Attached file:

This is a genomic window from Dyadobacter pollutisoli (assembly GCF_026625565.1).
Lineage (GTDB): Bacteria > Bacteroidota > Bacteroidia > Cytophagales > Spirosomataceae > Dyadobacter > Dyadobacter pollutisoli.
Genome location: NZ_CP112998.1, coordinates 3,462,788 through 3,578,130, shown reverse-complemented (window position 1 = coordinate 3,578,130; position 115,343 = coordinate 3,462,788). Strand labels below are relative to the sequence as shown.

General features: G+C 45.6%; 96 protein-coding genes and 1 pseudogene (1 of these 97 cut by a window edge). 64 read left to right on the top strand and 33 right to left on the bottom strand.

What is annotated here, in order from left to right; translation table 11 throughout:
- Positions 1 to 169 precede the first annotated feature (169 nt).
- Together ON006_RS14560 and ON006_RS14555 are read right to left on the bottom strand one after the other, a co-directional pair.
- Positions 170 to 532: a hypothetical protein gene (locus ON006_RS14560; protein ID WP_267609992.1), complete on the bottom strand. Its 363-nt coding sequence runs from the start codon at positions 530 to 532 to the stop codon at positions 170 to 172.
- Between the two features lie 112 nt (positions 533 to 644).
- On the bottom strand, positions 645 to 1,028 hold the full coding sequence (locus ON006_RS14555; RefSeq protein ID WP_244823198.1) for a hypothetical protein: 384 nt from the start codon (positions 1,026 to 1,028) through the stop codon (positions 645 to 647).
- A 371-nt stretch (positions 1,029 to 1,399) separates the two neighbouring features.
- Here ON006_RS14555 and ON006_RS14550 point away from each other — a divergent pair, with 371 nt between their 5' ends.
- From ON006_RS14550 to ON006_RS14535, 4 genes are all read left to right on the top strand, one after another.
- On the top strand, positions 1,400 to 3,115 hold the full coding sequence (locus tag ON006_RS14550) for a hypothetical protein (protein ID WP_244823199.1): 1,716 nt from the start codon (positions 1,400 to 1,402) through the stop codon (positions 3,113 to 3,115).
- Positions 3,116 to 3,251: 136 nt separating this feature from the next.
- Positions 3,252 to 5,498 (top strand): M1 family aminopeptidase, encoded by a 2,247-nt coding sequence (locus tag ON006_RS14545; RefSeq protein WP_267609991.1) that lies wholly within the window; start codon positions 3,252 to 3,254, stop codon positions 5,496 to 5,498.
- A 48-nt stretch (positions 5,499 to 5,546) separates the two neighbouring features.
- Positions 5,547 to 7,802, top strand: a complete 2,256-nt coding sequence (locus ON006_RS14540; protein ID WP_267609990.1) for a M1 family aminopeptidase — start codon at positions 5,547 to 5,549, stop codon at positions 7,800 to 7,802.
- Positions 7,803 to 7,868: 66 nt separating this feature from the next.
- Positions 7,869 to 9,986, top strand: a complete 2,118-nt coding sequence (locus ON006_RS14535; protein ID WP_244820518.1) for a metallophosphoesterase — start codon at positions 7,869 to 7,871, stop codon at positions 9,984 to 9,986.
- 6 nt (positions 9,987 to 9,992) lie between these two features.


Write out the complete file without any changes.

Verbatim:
This is a genomic window from Dyadobacter pollutisoli (assembly GCF_026625565.1).
Lineage (GTDB): Bacteria > Bacteroidota > Bacteroidia > Cytophagales > Spirosomataceae > Dyadobacter > Dyadobacter pollutisoli.
Genome location: NZ_CP112998.1, coordinates 3,462,788 through 3,578,130, shown reverse-complemented (window position 1 = coordinate 3,578,130; position 115,343 = coordinate 3,462,788). Strand labels below are relative to the sequence as shown.

General features: G+C 45.6%; 96 protein-coding genes and 1 pseudogene (1 of these 97 cut by a window edge). 64 read left to right on the top strand and 33 right to left on the bottom strand.

What is annotated here, in order from left to right; translation table 11 throughout:
- Positions 1 to 169 precede the first annotated feature (169 nt).
- Together ON006_RS14560 and ON006_RS14555 are read right to left on the bottom strand one after the other, a co-directional pair.
- Positions 170 to 532: a hypothetical protein gene (locus ON006_RS14560; protein ID WP_267609992.1), complete on the bottom strand. Its 363-nt coding sequence runs from the start codon at positions 530 to 532 to the stop codon at positions 170 to 172.
- Between the two features lie 112 nt (positions 533 to 644).
- On the bottom strand, positions 645 to 1,028 hold the full coding sequence (locus ON006_RS14555; RefSeq protein ID WP_244823198.1) for a hypothetical protein: 384 nt from the start codon (positions 1,026 to 1,028) through the stop codon (positions 645 to 647).
- A 371-nt stretch (positions 1,029 to 1,399) separates the two neighbouring features.
- Here ON006_RS14555 and ON006_RS14550 point away from each other — a divergent pair, with 371 nt between their 5' ends.
- From ON006_RS14550 to ON006_RS14535, 4 genes are all read left to right on the top strand, one after another.
- On the top strand, positions 1,400 to 3,115 hold the full coding sequence (locus tag ON006_RS14550) for a hypothetical protein (protein ID WP_244823199.1): 1,716 nt from the start codon (positions 1,400 to 1,402) through the stop codon (positions 3,113 to 3,115).
- Positions 3,116 to 3,251: 136 nt separating this feature from the next.
- Positions 3,252 to 5,498 (top strand): M1 family aminopeptidase, encoded by a 2,247-nt coding sequence (locus tag ON006_RS14545; RefSeq protein WP_267609991.1) that lies wholly within the window; start codon positions 3,252 to 3,254, stop codon positions 5,496 to 5,498.
- A 48-nt stretch (positions 5,499 to 5,546) separates the two neighbouring features.
- Positions 5,547 to 7,802, top strand: a complete 2,256-nt coding sequence (locus ON006_RS14540; protein ID WP_267609990.1) for a M1 family aminopeptidase — start codon at positions 5,547 to 5,549, stop codon at positions 7,800 to 7,802.
- Positions 7,803 to 7,868: 66 nt separating this feature from the next.
- Positions 7,869 to 9,986, top strand: a complete 2,118-nt coding sequence (locus ON006_RS14535; protein ID WP_244820518.1) for a metallophosphoesterase — start codon at positions 7,869 to 7,871, stop codon at positions 9,984 to 9,986.
- 6 nt (positions 9,987 to 9,992) lie between these two features.